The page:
Vascular impairments in type 1 diabetes occur with increasing disease duration and greater degrees of hyperglycemia.56,57 Using postocclusive hyperemia as a means of observing maximal blood flow, 2 groups of researchers found that participants with diabetes and poor glucose control (i.e., average glycated hemoglobin > 7.5%) had poorer blood flow to the limbs than both nondiabetic controls and individuals with diabetes who had good glucose control (i.e., average glycated hemoglobin < 7.5%).57,58 Similar results were obtained when local heat applied to the foot was used as a stimulus, the participants with diabetes (average glycated hemoglobin 8.7%) having lower microvascular dilatation and lower resulting skin blood flow than their nondiabetic counterparts.56 Some of these responses may be altered in the presence of high insulin levels.59 Whether these decreases in local skin blood flow affect heat delivery to the skin surface and the resultant core temperature response is unknown.

Sweat response can be altered in type 1 diabetes as a result of neuropathy. In a longitudinal study of patients with newly diagnosed type 1 diabetes, the sweat response to a pharmacologic stimulus (acetylcholine) was elevated in the early stages of the disease but decreased with increasing duration of the disease,55,60 which would potentially affect the body’s ability to maintain core temperature. Differing degrees of sweating impairment during whole-body heat exposure (44°C–50°C) have been found in people with type 1 diabetes, the loss of sweating response being related to the presence and severity of neuropathy.54 There is no direct evidence to indicate how these altered sweat responses affect changes in core temperature during exposure to heat in this population.

Apart from the major cardiovascular and thermoregulatory responses that take place during acute exercise and heat stress, a number of metabolic alterations associated with diabetes may reduce heat tolerance and affect exercise performance in the heat. Early physiological studies suggested that insulin action in type 1 diabetes may be increased by exposure to high temperatures, increasing the risk of hypoglycemia.61,62 We found no studies on this topic examining patients treated with newer forms of insulin or newer insulin delivery systems (i.e., insulin pumps).

Cardiovascular disease

Cardiovascular disease encompasses heart and circulatory ailments, including coronary and valvular heart disease, chronic heart failure, cardiomyopathy, congenital heart defects, and cerebrovascular and peripheral vascular disease.63 Ecological time-series data from the 2003 European heat wave showed that mortality rates among people with cardiovascular disease were 30% greater during the heat wave than during comparison periods18 (Figure 1). Individuals with pre-existing cardiac dysfunction have a reduced ability to increase their cardiac output sufficiently to maintain adequate skin blood flow when core temperature is elevated.64,65 If there is long-term exposure to an extreme heat event, stress on the heart and other organs can be exacerbated by dehydration as body core temperature increases.66 In healthy individuals, even relatively small decrements in hydration status (1% of body weight deficit) can impair the cardiovascular and thermoregulatory responses.67 Although no studies have directly measured the effect of these impairments on core temperature regulation in individuals with cardiovascular disease, increases in blood viscosity (hemoconcentration) due to dehydration can impose a substantial burden on the cardiovascular system.64,66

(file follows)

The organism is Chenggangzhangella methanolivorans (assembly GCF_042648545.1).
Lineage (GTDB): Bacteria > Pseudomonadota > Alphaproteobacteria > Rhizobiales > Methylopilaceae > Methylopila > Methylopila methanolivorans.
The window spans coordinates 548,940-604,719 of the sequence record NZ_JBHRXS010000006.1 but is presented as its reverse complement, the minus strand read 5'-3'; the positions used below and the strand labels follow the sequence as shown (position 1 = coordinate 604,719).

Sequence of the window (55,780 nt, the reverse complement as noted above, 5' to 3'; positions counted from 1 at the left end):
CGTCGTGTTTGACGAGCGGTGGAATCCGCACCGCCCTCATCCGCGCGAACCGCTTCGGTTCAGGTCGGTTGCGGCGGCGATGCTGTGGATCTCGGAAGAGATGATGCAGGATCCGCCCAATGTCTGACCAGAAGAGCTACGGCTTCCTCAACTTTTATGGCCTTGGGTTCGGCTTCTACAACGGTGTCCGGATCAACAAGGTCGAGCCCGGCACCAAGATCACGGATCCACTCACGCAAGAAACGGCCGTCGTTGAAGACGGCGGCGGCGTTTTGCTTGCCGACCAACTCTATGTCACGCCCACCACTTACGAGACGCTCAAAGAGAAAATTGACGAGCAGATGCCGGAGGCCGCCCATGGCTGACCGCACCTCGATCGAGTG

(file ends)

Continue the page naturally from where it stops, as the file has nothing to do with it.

Heat-related inflammation and coagulation may have contributed to the near doubling of deaths due to cerebral and coronary thrombosis during a London heat wave.66 When healthy individuals were exposed to 6 hours of heat (ambient air temperature 41°C, relative humidity 15%–25%), blood viscosity increased by 24%, red blood cell count increased by 9%, and platelet count rose by 18%. The authors speculated that in people with vascular disease, in whom vasodilation may be impaired and circulation reduced, such changes might explain the observed increase in thromboses. International experts agree that any factor compromising skin blood flow or normal cardiovascular function (such as a reduction in cardiac output) will augment the risk of heat-related injury and increase the need for careful monitoring.37

Unfortunately, very few studies have examined the effects of heat exposure in this population. Those that have been performed have tended to include only participants with relatively mild cardiovascular disease and have therefore likely underestimated the magnitude of the effect in this vulnerable subgroup. Studies of passive heat exposure involving individuals with various cardiovascular impairments have found lower heart rates and lower systolic blood pressure than in healthy controls.68,69 Cutaneous vasodilation and overall skin blood flow were also impaired,70,71 but sweat rate was not affected.69,70 In none of these studies were participants required to discontinue use of medications for their conditions (e.g., acetylsalicylic acid, angiotensin-converting-enzyme inhibitors, lipid-lowering medication), which might have confounded their responses to heat exposure.47,48

Respiratory disease

Epidemiologic data indicate that patients with respiratory disease such as asthma, chronic obstructive pulmonary disease, lung cancer, influenza, pneumonia, bronchitis, tuberculosis and cystic fibrosis may be vulnerable to heat exposure8,9 (Figure 1). A recent meta-analysis reported that individuals with pulmonary disorders are at a higher risk of death during heat waves (odds ratio 1.61, 95% confidence interval 1.2–2.1).72 There is little evidence to elucidate whether this increase in mortality with heat exposure is due to the changes in air quality that often accompany warmer conditions73 or to physiological failures in thermoregulation as a result of chronic conditions. In our literature search, we found no laboratory studies of thermoregulation in people with pulmonary disorders.